So I'm trying to reproduce a study on blood test analyte levels and mortality odds ratios Basically making a smooth function that maps a blood analyte (glucose, say) to an odds ratio So there's this data set of lots of observations of lots of patients each with a level of some analyte, mostly ranging between like 2.0 and 5.0 And the deal is they split up the analytes into overlapping bins and did a population-weighted average within each bin, and called that x, with the OR for the people within that bin being f(x), then they went back and interpolated a smooth function to fill in the gaps with loess or something. But the puzzle is this line from the paper Which I'm reading as not two different criteria but one criteria stated two ways, since "0.05 significance" doesn't have a meaning I'm aware of without the context of a hypothesis (such as "The OR is not equal to 1"). But then so the question is, how the hell do you go about constructing those intervals, computationally speaking? There are gaps in the tails of the data, so It probably makes sense to have (-inf, x] and (x, inf) bins that cover those gaps, but then, what--guess and check in the middle? I mean you can't even really automate that, because presumably there's going to be some pair of points where the "true" curve crosses 1, but if you say "throw out any binning that has a bin whose OR CI crosses 1 more than twice" you could still get stuck with one that happens to cross exactly twice just because there's barely any data and the CI is really wide in those two intervals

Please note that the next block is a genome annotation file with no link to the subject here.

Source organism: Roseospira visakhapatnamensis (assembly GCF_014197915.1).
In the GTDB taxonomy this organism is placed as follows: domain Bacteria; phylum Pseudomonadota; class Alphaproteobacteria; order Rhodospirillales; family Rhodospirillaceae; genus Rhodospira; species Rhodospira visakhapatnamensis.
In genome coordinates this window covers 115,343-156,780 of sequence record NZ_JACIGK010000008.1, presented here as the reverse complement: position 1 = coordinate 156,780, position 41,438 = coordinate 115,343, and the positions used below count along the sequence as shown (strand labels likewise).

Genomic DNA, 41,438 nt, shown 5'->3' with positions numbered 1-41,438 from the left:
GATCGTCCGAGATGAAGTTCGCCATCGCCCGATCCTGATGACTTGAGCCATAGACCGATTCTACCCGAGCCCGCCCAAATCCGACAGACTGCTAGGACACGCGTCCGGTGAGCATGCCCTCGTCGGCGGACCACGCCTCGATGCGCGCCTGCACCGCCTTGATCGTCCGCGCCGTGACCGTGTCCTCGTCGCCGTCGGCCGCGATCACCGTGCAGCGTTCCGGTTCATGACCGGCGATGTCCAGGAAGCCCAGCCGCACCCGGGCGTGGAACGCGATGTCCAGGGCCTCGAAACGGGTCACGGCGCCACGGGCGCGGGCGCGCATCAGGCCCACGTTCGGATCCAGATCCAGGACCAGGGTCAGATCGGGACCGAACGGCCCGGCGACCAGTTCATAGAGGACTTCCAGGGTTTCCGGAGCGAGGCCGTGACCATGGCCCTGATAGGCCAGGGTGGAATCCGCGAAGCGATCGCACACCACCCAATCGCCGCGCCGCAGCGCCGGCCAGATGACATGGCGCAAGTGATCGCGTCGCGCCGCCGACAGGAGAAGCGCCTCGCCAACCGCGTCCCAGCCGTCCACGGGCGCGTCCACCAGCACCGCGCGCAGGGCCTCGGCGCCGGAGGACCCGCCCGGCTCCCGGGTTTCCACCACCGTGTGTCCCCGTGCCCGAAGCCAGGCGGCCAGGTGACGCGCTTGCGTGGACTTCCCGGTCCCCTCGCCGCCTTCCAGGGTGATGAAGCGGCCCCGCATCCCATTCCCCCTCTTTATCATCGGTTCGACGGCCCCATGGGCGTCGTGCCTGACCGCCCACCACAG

And like this code has to run on a dataset of arbitrary size of which my dev data is a subset, so I can't just plod through it manually until something happens to work

u should share the paper ya jabroney BUT ITS OK ILL DO IT http://alivesci.com/literature/INTERPRETING RISK.pdf i agree w/ you those are two ways of saying the same thing no method is going to guarantee the CIs always dodge 1 are all the buckets assumed to be the same size? their description is very vague, but if the point is to capture local behavior of the OR it would be weird to allow for buckets of non-uniform size. if this is the case, then i guess you could just pick bucket size to optimize the proportion of intervals with CIs that don't cross 1

Yeah I think they are supposed to be uniform, but like you said, it's really vague, so I dunno My current thought is something like: Do divide and conquer to find the inner bounds of the tails (-inf, x] and (x, inf): Split the interior up unto equal intervals and increasing the number of intervals until more than two intervals' OR CIs cross one or the width of the intervals is less than the precision of the data Since the data's pretty coarse it shouldn't take many iterations to halt and then I can just look at the results for each epoch and throw out results that don't make sense